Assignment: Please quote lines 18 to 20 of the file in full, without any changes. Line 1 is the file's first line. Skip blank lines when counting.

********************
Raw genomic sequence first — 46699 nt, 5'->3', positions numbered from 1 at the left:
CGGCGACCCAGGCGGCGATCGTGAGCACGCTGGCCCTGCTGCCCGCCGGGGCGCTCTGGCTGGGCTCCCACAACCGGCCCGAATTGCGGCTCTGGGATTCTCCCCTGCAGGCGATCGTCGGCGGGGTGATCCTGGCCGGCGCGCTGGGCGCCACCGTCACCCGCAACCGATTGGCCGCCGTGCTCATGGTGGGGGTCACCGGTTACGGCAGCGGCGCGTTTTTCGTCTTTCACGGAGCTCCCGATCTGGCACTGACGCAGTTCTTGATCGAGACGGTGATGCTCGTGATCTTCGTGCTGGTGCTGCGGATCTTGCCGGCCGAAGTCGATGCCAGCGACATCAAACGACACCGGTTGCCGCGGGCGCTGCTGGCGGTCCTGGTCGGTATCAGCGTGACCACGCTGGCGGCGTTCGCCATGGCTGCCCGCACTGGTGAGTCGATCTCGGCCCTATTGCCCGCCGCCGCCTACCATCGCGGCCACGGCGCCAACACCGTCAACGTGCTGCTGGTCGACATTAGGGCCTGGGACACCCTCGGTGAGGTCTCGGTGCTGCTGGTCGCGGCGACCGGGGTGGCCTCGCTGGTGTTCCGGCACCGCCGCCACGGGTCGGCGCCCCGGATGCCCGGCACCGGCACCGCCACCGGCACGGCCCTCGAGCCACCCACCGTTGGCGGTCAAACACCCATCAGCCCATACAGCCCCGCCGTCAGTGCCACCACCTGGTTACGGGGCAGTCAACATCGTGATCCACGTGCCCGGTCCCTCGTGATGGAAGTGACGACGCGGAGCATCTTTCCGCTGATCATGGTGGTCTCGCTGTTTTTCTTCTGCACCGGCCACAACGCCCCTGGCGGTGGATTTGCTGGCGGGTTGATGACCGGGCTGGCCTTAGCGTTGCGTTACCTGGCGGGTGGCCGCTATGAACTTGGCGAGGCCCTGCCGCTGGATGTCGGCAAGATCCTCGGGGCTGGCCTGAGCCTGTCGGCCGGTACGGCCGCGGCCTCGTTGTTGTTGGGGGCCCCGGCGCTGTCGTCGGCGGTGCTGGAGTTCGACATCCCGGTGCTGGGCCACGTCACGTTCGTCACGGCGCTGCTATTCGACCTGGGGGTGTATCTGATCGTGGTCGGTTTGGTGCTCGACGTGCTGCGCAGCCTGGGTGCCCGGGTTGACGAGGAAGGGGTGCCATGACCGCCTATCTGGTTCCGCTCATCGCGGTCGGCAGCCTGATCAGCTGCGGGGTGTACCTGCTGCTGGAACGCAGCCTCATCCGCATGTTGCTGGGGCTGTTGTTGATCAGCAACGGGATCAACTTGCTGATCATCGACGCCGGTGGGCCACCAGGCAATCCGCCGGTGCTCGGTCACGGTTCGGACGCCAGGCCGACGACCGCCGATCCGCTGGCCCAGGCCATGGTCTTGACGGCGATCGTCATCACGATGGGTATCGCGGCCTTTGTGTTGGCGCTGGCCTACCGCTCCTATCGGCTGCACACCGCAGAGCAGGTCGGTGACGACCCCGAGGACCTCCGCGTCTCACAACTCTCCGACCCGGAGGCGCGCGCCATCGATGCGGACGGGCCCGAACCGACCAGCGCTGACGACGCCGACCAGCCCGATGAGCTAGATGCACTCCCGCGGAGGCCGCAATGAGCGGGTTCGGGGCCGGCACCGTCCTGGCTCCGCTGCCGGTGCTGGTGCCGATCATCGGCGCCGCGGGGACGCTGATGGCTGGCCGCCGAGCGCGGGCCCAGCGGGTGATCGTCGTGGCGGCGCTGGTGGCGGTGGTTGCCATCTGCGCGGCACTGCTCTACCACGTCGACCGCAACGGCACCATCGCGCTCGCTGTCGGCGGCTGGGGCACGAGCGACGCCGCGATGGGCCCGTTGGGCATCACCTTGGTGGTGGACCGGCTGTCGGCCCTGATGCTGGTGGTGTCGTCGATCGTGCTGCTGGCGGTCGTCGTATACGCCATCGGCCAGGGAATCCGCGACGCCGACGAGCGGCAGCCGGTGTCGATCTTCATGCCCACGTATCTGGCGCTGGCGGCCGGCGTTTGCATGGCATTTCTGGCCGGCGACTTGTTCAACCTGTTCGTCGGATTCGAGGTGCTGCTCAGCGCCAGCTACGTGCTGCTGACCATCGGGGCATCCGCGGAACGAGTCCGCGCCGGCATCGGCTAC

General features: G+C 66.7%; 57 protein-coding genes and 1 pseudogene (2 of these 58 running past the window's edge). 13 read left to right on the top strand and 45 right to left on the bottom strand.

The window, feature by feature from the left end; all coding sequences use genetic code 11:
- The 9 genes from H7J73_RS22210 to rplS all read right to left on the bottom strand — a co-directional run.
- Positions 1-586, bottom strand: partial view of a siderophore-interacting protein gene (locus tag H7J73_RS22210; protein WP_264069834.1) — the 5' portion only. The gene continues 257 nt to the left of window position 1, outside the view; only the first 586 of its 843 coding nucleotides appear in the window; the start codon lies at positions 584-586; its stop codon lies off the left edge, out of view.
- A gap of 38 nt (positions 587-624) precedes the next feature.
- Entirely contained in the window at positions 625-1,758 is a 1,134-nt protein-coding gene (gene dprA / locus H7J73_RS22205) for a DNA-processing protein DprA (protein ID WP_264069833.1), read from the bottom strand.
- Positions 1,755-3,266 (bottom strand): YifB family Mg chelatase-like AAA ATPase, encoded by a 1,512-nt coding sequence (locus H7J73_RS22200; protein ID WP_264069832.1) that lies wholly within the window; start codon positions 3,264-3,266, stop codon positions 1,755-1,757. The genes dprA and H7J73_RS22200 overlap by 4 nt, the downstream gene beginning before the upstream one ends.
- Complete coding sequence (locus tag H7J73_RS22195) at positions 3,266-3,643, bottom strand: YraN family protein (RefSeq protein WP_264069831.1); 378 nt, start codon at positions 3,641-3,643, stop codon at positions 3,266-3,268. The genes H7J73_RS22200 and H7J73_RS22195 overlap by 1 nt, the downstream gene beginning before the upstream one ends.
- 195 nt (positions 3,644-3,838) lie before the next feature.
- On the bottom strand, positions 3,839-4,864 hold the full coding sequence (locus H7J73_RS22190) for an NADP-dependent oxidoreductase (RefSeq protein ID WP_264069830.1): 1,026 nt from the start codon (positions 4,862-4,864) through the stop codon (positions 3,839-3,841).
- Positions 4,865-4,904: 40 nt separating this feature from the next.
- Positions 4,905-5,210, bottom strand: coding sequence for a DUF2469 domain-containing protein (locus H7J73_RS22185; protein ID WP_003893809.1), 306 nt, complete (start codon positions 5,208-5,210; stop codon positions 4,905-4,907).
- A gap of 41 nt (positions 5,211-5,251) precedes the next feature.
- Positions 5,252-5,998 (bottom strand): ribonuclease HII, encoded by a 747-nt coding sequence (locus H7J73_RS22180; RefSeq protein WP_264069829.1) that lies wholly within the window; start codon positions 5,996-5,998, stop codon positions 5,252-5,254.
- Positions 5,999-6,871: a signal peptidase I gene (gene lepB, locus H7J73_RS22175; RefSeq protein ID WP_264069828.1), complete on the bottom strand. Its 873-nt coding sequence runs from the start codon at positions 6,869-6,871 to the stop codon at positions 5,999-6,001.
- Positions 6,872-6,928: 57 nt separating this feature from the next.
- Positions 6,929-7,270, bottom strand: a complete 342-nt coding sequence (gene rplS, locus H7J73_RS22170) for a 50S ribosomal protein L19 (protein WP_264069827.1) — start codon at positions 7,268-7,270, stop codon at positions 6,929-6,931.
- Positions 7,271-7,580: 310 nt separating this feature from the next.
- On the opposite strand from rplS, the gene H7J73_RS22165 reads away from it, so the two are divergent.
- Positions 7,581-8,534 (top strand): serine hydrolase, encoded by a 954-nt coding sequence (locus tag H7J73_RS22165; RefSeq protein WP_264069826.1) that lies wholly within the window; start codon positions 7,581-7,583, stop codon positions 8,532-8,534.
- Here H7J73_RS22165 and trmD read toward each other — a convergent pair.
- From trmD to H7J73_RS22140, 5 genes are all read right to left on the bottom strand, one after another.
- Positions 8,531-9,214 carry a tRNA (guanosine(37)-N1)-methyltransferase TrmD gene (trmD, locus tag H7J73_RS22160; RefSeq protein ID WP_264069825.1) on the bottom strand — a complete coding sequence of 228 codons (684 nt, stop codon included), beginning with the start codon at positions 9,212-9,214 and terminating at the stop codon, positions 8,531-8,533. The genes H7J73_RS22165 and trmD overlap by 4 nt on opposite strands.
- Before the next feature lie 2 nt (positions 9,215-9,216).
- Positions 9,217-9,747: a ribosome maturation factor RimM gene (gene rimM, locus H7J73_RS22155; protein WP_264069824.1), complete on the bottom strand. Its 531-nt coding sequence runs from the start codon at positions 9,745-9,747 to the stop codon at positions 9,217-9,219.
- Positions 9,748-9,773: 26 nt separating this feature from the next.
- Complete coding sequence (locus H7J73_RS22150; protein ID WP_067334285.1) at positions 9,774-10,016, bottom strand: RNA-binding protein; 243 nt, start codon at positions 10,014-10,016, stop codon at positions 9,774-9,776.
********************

- Positions 6,872-6,928: 57 nt separating this feature from the next.
- Positions 6,929-7,270, bottom strand: a complete 342-nt coding sequence (gene rplS, locus H7J73_RS22170) for a 50S ribosomal protein L19 (protein WP_264069827.1) — start codon at positions 7,268-7,270, stop codon at positions 6,929-6,931.
- Positions 7,271-7,580: 310 nt separating this feature from the next.